Bengees Ice Cream Crafters: Head to this small-batch ice cream shop on Del Mar Avenue for a scoop of matcha green tea, churro, or black sesame ice cream.

The Raymond 1886: Boasting a cocktail menu crafted by Aidan Demarest (of the frequented Los Angeles watering holes Seven Grand and The Edison), this casual restaurant is achingly hip.

Courtesy of Maestro

What to Do

While downtown Los Angeles boasts The Broad, Walt Disney Concert Hall, and The Museum of Ice Cream, Pasadena is arguably the cultural epicenter of L.A. With its world-renowned museums and historic architectural landmarks, you'd be remiss if you didn't take in some culture while visiting the second oldest city in Los Angeles. Below are the must-see cultural institutions in Pasadena:

The Huntington Library, Art Collection, and Botanical Gardens: You could spend the entire day wandering through the gorgeous gardens alone, which expand across 120 acres, but don't miss the opportunity to see Thomas Gainsborough's famous "The Blue Boy" among the collection's 420 paintings.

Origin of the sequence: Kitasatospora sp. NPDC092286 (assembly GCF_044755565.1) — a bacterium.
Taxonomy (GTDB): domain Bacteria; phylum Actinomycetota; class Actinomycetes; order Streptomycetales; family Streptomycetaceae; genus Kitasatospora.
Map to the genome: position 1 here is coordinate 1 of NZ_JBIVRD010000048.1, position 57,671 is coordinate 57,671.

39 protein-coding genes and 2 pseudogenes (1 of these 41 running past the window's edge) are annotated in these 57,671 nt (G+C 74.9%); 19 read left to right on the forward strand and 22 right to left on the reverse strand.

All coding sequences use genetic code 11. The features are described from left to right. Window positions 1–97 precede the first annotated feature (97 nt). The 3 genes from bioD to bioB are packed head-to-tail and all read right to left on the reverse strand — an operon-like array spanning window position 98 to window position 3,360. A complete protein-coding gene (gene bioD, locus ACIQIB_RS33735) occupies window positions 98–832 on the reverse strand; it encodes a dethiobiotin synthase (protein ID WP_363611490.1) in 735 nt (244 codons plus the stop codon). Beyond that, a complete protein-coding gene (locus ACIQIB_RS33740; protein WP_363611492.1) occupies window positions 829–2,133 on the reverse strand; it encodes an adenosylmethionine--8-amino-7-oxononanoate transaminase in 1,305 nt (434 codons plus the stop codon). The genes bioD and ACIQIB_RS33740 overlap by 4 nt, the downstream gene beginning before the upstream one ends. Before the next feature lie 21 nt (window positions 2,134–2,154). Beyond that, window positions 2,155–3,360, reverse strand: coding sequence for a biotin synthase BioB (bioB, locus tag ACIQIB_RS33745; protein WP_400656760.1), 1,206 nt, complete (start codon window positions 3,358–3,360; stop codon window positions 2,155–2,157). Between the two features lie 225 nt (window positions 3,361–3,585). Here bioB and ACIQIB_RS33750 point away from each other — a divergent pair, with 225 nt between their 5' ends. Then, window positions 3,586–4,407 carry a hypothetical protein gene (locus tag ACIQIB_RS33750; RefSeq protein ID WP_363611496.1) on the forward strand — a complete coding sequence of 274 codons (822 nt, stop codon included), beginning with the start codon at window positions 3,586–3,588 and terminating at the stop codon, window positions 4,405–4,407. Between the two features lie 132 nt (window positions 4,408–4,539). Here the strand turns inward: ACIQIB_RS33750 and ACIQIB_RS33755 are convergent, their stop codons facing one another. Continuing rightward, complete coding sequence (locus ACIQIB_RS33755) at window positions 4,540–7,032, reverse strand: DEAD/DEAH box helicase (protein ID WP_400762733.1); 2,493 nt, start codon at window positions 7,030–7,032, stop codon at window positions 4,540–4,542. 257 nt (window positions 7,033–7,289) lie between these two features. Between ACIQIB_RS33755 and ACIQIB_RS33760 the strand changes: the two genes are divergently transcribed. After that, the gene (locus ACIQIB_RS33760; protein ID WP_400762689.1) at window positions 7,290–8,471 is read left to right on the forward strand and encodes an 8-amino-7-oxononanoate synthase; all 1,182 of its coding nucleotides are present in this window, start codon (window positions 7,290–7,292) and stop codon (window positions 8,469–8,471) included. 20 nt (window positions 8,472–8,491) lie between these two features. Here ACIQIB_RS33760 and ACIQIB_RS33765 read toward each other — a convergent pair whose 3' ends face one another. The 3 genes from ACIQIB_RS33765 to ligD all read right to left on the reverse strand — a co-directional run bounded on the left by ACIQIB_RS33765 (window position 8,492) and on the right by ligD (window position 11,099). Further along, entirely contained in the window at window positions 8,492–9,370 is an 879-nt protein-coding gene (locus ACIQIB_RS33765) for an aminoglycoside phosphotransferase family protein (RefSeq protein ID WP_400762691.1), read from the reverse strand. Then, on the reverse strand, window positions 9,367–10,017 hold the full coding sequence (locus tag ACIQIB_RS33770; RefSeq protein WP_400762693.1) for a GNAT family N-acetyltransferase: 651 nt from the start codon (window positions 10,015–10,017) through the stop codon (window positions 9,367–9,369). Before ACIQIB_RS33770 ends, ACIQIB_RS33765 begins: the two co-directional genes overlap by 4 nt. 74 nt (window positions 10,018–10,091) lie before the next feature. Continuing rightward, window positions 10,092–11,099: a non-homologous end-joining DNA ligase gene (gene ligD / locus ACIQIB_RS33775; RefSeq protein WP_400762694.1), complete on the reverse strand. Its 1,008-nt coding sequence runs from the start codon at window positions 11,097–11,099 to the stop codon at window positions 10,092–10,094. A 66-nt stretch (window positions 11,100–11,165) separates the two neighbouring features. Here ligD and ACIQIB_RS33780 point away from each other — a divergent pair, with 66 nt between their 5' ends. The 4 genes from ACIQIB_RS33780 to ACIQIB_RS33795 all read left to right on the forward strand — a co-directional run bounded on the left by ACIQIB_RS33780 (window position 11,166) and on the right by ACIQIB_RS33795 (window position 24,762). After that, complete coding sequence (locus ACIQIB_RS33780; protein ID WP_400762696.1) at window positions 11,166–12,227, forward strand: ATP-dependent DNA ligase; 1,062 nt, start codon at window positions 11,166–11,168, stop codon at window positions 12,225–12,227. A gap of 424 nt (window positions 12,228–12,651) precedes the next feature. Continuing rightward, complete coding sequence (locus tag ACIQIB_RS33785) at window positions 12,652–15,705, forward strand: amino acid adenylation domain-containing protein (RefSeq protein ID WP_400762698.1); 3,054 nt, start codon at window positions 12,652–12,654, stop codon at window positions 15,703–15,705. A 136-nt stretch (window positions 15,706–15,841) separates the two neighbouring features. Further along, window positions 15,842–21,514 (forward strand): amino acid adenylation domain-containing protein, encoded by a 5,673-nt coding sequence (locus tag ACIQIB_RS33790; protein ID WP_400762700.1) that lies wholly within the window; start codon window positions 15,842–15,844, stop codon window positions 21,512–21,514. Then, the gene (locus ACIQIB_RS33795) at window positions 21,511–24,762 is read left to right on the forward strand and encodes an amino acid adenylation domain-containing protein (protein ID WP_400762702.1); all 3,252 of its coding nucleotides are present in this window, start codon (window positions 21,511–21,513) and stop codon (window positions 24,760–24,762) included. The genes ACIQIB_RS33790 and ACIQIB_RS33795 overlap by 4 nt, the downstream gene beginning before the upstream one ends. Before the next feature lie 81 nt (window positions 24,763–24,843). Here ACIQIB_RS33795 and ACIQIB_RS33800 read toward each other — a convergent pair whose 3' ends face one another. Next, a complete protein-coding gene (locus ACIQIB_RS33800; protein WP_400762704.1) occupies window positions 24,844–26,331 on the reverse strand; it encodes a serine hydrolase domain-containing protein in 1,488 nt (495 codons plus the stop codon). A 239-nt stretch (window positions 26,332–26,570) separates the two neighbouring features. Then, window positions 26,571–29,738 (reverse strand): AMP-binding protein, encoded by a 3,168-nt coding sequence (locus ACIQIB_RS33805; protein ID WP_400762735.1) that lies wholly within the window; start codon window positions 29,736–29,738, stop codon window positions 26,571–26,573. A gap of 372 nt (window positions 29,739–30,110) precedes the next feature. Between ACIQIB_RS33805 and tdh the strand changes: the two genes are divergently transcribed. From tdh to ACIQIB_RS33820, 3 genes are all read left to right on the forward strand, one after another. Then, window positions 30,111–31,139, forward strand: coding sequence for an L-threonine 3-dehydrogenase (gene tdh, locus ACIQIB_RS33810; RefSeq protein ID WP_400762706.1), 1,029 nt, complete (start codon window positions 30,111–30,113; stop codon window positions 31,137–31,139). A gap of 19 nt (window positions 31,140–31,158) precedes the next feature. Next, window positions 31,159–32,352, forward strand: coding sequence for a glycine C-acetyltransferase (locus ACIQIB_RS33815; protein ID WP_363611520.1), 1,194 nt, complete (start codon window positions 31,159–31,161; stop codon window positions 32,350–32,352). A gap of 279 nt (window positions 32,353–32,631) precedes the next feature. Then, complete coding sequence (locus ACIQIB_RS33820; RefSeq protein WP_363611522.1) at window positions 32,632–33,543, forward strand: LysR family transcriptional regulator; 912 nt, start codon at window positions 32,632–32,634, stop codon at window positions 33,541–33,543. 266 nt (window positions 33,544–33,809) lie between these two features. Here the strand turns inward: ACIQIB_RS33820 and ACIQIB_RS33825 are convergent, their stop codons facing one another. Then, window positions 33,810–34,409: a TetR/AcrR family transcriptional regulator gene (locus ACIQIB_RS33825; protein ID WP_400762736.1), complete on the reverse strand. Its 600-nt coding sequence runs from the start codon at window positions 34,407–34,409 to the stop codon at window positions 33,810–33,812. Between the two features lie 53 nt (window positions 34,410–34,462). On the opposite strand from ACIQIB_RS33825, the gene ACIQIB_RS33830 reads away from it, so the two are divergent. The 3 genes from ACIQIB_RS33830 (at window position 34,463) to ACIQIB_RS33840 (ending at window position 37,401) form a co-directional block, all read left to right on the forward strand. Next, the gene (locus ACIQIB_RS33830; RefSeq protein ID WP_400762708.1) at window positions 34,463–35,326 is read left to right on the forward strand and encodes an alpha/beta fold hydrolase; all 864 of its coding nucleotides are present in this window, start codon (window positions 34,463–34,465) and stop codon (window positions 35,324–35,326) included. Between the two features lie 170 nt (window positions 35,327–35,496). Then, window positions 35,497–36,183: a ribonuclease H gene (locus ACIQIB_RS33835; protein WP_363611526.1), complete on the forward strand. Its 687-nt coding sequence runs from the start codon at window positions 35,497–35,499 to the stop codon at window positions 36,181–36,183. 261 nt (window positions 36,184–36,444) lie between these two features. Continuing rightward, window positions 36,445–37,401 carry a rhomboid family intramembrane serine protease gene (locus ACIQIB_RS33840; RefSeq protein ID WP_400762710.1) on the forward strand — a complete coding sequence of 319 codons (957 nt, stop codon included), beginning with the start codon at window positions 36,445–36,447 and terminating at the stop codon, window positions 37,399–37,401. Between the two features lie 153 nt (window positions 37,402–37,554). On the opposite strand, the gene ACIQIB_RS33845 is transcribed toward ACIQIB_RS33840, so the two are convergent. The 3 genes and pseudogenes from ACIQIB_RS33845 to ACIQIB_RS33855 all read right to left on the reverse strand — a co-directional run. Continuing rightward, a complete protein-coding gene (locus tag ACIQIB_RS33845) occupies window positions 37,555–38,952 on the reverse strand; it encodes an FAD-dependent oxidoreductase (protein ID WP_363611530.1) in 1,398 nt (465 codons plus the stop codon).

The Norton Simon Museum: Home to one of the largest private art collections in the world, renowned works by the likes of Rembrandt, Degas, and Picasso are on display in this stunning museum.

Gold Bug: Named after Edgar Allan Poe's short story, this unique contemporary artists' gallery and retail space is full of finds that are mysterious, edgy, and even a little dark.

The Gamble House: The iconic craftsman-style home is a must-visit historic architectural landmark in Pasadena. Book a docent-led tour of the 1908 home, designed by the Greene brothers, online before your trip.

Tournament House and Wrigley Garden: Head over to Pasadena's Millionaire's Row to take a free tour of this Italian mansion built in 1906. The surrounding Wrigley Garden boasts four and a half acres with more than 1500 varieties of roses.

The Huntington Library, Art Collection, and Botanical Gardens

Where to Shop

Known for its antiques, Pasadena is the holy grail of vintage shopping.